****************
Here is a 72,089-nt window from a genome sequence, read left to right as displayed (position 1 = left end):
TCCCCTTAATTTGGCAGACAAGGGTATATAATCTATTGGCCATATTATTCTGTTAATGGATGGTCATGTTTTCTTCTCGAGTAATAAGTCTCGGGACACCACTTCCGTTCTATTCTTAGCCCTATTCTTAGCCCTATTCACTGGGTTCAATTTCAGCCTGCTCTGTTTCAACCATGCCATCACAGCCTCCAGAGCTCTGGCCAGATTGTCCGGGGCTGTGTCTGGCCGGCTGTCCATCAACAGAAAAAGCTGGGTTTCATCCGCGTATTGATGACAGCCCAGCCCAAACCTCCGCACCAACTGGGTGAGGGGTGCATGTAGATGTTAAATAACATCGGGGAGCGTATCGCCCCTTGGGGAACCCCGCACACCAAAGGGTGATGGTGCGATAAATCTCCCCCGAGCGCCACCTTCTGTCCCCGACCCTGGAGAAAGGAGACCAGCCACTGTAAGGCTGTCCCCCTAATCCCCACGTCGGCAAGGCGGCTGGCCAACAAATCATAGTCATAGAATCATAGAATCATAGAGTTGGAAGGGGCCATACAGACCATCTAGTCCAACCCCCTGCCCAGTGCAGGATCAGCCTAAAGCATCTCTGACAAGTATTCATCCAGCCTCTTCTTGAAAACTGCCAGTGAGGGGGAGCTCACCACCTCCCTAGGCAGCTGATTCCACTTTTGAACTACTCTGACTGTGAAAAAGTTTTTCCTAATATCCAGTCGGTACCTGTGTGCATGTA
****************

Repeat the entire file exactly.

Here is a 72,089-nt window from a genome sequence, read left to right as displayed (position 1 = left end):
TCCCCTTAATTTGGCAGACAAGGGTATATAATCTATTGGCCATATTATTCTGTTAATGGATGGTCATGTTTTCTTCTCGAGTAATAAGTCTCGGGACACCACTTCCGTTCTATTCTTAGCCCTATTCTTAGCCCTATTCACTGGGTTCAATTTCAGCCTGCTCTGTTTCAACCATGCCATCACAGCCTCCAGAGCTCTGGCCAGATTGTCCGGGGCTGTGTCTGGCCGGCTGTCCATCAACAGAAAAAGCTGGGTTTCATCCGCGTATTGATGACAGCCCAGCCCAAACCTCCGCACCAACTGGGTGAGGGGTGCATGTAGATGTTAAATAACATCGGGGAGCGTATCGCCCCTTGGGGAACCCCGCACACCAAAGGGTGATGGTGCGATAAATCTCCCCCGAGCGCCACCTTCTGTCCCCGACCCTGGAGAAAGGAGACCAGCCACTGTAAGGCTGTCCCCCTAATCCCCACGTCGGCAAGGCGGCTGGCCAACAAATCATAGTCATAGAATCATAGAATCATAGAGTTGGAAGGGGCCATACAGACCATCTAGTCCAACCCCCTGCCCAGTGCAGGATCAGCCTAAAGCATCTCTGACAAGTATTCATCCAGCCTCTTCTTGAAAACTGCCAGTGAGGGGGAGCTCACCACCTCCCTAGGCAGCTGATTCCACTTTTGAACTACTCTGACTGTGAAAAAGTTTTTCCTAATATCCAGTCGGTACCTGTGTGCATGTA